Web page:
The Washington region was paralyzed by a blizzard that dumped more than two feet of heavy snow on the area by late Saturday, knocking out power for hundreds of thousands of people, toppling trees and reducing many streets to pedestrian pathways.
Almost 218,000 homes and business were without power at the outages’ peak, and many had no heat midday Saturday at the height of the storm. By late last night, about 140,000 were still in the dark. Pepco advised customers to seek other lodging, saying it could take days to restore power to everyone. Some residents abandoned their cold, dark houses and checked into hotels. Others were trapped on side streets as snowplows concentrated on keeping major arteries clear.
For a company that makes no products, Acacia Research (ACTG) spends a lot of time fighting over patents in court. Acacia has filed at least 337 patent-related lawsuits in its 18 years. To make money—sales are expected to rise to $68.8 million this year, from $34.8 million in 2006—Acacia acquires patents from inventors and then seeks fees from companies that it says infringe on those patents. Because Acacia licenses technologies it doesn’t design or distribute, it is known as a “nonpracticing entity.”
Executives at many tech companies—and their investors—call Acacia and its peers a different name: “patent trolls.”
Utter the term “patent troll” in tech circles and you’re likely to elicit a visceral reaction. Said trolls are companies that acquire patents and seek payment from companies they claim are infringing on those patents. They’re viewed by many as blights on the tech landscape, looking to make money from patents that shouldn’t have been granted in the first place, thereby forcing companies to spend billions of dollars in legal fees and slowing innovation. Even the more polite equivalent—nonpracticing entity (NPE)—suggests a company that fails to produce something of lasting value.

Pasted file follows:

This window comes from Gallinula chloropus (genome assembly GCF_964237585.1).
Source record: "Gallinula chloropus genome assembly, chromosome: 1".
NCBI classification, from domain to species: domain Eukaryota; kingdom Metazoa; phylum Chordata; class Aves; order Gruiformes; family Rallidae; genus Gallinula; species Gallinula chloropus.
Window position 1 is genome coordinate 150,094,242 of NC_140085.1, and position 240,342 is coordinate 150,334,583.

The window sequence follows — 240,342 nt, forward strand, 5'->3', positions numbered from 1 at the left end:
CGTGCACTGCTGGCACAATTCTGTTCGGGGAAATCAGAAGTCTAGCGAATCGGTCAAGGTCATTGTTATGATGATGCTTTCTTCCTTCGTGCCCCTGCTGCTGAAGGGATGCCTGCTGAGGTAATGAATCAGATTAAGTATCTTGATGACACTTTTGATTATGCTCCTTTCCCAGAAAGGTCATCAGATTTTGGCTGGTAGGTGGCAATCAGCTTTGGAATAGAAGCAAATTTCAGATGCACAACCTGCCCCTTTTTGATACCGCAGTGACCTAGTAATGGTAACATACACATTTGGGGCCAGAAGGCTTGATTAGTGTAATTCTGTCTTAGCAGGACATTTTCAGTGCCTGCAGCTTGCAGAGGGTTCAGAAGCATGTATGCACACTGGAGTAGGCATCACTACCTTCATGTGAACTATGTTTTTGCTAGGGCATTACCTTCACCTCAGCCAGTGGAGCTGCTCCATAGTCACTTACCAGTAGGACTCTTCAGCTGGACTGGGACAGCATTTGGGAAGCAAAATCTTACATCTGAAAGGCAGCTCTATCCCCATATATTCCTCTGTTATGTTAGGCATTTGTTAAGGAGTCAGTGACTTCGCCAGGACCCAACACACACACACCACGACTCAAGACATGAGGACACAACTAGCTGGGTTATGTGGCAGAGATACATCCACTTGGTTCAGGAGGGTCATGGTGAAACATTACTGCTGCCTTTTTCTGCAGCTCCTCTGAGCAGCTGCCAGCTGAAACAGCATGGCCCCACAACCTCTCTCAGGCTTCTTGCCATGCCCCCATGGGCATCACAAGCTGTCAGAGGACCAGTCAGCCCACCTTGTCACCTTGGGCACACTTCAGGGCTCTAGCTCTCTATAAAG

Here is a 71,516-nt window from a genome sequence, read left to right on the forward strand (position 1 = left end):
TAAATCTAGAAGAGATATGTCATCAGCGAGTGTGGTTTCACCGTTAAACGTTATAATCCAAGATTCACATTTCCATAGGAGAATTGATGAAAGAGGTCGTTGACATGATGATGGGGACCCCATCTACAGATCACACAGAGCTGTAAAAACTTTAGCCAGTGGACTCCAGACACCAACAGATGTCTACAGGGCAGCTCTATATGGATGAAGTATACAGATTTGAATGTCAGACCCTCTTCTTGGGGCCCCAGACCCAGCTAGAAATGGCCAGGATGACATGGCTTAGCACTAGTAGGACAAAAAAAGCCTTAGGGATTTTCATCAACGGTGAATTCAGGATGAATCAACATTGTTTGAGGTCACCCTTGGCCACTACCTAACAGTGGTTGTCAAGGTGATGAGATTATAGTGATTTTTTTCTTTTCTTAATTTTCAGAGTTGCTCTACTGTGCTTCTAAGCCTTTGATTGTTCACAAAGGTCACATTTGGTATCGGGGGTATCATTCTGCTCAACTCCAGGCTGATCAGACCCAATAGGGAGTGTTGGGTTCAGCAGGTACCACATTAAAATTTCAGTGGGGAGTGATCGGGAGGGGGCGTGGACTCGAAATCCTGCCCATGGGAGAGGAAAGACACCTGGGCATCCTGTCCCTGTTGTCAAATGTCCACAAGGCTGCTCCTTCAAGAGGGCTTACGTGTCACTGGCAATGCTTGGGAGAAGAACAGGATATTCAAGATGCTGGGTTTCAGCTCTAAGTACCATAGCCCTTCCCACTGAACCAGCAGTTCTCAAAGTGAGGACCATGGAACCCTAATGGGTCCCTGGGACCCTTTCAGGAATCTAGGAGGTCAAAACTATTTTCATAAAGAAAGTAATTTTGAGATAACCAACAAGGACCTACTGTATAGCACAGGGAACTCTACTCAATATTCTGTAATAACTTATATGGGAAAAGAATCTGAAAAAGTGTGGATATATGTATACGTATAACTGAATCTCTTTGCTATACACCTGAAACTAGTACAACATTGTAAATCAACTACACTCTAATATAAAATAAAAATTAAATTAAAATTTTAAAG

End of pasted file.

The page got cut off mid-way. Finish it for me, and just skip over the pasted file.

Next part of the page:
Both phrases are [Karl] Rovian in their ability to use emotional appeal to distract from the underlying issues, specifically the reasons why nonpracticing entities exist and may be vital to providing access to innovation.
The US House of Representatives on Thursday overwhelmingly approved a bill aimed at protecting the Internet and vulnerable computer networks by funding cybersecurity research and training.
“Securing cyberspace is vitally important to both our safety and our national economy,” Representative David Wu, a Democrat from Oregon, said following passage of the Cybersecurity Enhancement Act.
“We cannot stand by and let the most powerful tool for connecting Americans with each other and the world remain the Wild West of technology,” he added.
The cybersecurity legislation, which was approved by a vote of 422 to five, allocates funding to improve cybersecurity in the federal government and the public and private sectors.